Every now and again, in interviews and on social media, I'm asked an interesting question: If there was one thing you wish people understood better about astronomy, what would it be? Things in space are very, very, very far away. The closest natural object to us, the Moon, is nearly 400,000 kilometers form Earth. The Saturn V rocket, still the most powerful rocket ever to be successfully used, took over three days to fling astronauts to the Moon. Three days of crossing nothing but an empty gulf.
When you look at most spiral galaxies, they show an amazing symmetry in their bright structure, with huge arms sweeping around them on either side. But that's not always the case. Some spirals show a remarkable asymmetry, sometimes only having one arm, or with one major arm and several smaller ones. A lot of times these off-kilter galaxies are dwarf galaxies, smaller than your average spiral.
Yesterday, I wrote about a star called W Hydrae that was once very much like the Sun, but is much older. It has expanded into a red giant, and is close enough (about 300 light years away) that, using sophisticated techniques, we can actually see its disk. I also wrote about how huge it is, about 600 million kilometers across. That's big. But some stars make that look positively dinky. Like, say, V766 Centauri. How wide is this star? Over two billion kilometers. That's 1,500 times bigger than the Sun!
Muck Rack makes it simple to find people, tweets, or articles that mention any name, keyword, company, hashtag etc. We've compiled this guide to help you make the most of your search.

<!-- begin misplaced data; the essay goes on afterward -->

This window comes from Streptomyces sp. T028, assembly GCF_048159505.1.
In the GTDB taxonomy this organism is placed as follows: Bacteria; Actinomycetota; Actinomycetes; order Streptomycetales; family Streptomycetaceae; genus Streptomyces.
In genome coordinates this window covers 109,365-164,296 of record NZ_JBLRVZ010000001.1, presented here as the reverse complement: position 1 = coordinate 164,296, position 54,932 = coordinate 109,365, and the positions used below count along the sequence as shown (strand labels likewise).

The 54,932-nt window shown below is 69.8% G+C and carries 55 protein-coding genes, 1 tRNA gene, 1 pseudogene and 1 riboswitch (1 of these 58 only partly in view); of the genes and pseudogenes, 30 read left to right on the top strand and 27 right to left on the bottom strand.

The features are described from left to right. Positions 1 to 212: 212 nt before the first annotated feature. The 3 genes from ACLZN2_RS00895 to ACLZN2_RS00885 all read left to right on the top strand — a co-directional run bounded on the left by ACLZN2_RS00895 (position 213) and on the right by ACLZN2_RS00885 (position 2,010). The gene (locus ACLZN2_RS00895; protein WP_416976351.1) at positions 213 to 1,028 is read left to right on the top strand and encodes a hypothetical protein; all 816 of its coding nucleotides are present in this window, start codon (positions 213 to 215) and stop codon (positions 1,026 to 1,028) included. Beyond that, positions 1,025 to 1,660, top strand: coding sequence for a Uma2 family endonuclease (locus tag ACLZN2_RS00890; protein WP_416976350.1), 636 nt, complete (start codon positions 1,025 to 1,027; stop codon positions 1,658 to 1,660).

Selecting a term
Start searching tweets, articles from media outlets, articles mentioned in tweets, journalists'
names, titles and bios with some suggested searches:
Companies or Topics (e.g. iPhone, Microsoft)
Phrases (e.g. "cloud computing") — use quotes to keep the terms together
Twitter handles (e.g. @username) — returns those who have mentioned or replied to
Names (e.g. "David Pogue")
Hashtags (e.g. #sxsw, #london2012)
Bio details (e.g. vegan, Olympics, father)
Muck Rack's Advanced Search allows for many boolean operators.
Find results that mention multiple specified terms, use AND or
+. For example, ensure each result contains both Elon Musk and Mark Zuckerberg by
searching Musk AND Zuckerberg or Musk + Zuckerberg.
Use the operators OR or , to broaden your search when you'd like either of
multiple terms to appear in results. (This is the default behavior of our search when no operators
are used). For example, results will contain either cake or cookie by searching cake OR cookie or cake,cookie
Use NOT or - to subtract results from your search. For
example, searching Disney will yield results about the Walt Disney Company as well as Walt Disney
World Resort. To exclude mentions of Disney World, search for Disney -World or Disney
When using one of these operators with a phrase, enclose it in quotation marks. For example, you can
find results about smartphones excluding Apple's iPhone 4S by searching smartphone -"iPhone
Exact case matching or punctuation
If you're searching for a brand name or keyword that relies on specific punctuation marks or capitalization, you can
find results that match your exact query by adding matchcase: before the keyword you're searching for, like matchcase:E*TRADE .
Use parentheses to separate multiple
boolean phrases. For example, to find journalists talking about having fun in Disney World or
Disneyland, search for ("disney world" OR disneyland) AND fun.
An asterisk can be used to search for any variation of a root word truncated by the asterisk. For example, searching for admin* will return results for administrator, administration, administer, administered, etc.
A near operator is an AND operator where you can control the distance between the words. You can vary the distance the near operation uses by adding a forward slash and number (between 0-99) such as strawberries NEAR/10 "whipped cream", which means the strawberries must exist within 10 words of "whipped cream".